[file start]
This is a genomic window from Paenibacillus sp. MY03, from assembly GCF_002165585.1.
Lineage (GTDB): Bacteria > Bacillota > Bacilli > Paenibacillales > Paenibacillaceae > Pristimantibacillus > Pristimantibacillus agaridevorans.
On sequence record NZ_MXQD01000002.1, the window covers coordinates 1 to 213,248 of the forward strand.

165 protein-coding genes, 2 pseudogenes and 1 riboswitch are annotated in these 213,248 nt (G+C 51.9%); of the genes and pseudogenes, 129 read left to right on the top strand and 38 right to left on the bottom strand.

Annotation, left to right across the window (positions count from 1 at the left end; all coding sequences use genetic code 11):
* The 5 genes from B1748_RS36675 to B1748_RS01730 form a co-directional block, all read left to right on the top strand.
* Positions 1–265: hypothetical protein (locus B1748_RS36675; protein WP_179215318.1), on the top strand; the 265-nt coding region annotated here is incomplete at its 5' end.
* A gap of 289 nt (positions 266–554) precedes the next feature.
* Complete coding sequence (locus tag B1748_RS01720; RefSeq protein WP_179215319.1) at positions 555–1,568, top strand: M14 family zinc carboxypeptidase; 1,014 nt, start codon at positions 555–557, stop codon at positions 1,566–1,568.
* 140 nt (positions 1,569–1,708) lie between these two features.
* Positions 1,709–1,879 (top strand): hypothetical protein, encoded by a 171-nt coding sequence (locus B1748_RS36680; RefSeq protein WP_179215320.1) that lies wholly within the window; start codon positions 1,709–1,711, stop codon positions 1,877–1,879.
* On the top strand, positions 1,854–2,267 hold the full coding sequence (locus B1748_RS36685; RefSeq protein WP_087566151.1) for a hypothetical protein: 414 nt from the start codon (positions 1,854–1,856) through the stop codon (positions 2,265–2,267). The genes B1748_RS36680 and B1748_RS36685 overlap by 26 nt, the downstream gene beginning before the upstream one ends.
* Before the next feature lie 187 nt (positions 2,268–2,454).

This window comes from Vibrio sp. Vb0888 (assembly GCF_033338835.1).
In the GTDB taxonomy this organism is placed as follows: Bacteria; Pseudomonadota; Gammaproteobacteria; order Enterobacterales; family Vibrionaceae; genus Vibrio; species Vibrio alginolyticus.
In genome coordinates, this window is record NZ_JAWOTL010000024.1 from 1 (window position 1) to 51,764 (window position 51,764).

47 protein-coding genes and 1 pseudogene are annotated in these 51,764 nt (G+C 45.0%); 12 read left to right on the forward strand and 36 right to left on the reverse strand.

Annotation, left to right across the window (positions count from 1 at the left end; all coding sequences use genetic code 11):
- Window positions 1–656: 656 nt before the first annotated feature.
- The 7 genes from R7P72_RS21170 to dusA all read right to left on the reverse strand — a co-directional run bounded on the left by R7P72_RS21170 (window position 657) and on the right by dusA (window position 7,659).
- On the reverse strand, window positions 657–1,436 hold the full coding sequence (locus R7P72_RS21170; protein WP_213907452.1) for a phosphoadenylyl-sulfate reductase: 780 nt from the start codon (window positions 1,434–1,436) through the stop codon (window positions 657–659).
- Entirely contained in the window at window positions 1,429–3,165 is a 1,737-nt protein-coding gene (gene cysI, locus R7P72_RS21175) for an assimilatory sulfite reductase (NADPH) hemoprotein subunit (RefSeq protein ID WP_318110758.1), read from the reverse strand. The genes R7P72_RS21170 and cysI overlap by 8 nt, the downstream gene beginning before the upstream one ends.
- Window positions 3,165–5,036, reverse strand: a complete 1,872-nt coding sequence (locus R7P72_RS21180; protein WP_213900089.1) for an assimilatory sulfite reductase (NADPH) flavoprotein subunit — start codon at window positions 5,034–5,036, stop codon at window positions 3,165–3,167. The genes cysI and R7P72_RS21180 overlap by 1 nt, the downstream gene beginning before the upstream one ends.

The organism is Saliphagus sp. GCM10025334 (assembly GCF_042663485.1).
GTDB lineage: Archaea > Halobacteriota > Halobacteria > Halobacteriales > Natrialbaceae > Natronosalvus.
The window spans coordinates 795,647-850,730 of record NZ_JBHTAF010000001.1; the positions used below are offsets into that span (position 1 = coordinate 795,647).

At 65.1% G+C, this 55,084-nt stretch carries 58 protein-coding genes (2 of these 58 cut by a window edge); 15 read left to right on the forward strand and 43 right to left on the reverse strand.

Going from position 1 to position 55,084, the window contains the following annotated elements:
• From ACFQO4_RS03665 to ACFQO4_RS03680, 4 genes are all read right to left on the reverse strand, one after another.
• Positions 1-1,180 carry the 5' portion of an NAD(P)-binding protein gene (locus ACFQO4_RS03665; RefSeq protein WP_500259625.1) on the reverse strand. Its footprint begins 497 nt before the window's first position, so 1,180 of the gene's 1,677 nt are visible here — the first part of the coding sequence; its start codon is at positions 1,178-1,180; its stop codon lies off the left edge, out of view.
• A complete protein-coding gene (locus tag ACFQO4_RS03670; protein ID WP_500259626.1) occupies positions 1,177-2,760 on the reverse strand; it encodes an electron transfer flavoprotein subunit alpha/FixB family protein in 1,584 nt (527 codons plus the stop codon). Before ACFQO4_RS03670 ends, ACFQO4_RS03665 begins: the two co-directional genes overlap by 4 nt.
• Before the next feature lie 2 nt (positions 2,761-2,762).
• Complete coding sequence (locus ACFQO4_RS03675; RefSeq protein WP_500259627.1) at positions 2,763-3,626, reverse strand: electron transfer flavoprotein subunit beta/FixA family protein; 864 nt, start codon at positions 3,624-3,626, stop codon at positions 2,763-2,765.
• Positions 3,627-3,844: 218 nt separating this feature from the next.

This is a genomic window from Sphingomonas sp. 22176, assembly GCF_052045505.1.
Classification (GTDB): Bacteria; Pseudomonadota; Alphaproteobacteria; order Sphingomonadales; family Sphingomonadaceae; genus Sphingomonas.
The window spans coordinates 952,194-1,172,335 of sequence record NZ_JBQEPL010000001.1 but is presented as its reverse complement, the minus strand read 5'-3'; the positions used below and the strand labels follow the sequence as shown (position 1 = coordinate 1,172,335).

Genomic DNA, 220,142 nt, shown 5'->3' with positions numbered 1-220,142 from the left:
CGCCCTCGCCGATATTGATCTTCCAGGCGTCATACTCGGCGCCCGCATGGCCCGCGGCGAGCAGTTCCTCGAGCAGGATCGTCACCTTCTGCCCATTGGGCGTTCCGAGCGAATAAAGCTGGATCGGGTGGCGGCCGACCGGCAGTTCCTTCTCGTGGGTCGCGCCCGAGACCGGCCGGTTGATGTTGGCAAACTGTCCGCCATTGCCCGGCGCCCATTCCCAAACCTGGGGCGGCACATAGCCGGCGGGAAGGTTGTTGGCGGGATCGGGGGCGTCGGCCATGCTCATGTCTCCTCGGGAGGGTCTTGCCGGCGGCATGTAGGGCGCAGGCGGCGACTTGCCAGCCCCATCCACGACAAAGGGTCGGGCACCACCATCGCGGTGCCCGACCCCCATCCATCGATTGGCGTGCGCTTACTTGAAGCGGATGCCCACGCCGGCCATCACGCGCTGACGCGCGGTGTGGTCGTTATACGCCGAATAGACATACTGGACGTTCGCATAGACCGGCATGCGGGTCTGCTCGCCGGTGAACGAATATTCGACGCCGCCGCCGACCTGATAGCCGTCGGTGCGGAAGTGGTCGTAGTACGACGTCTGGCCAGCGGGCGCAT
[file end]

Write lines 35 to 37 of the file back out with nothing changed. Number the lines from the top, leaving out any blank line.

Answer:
This is a genomic window from Sphingomonas sp. 22176, assembly GCF_052045505.1.
Classification (GTDB): Bacteria; Pseudomonadota; Alphaproteobacteria; order Sphingomonadales; family Sphingomonadaceae; genus Sphingomonas.
The window spans coordinates 952,194-1,172,335 of sequence record NZ_JBQEPL010000001.1 but is presented as its reverse complement, the minus strand read 5'-3'; the positions used below and the strand labels follow the sequence as shown (position 1 = coordinate 1,172,335).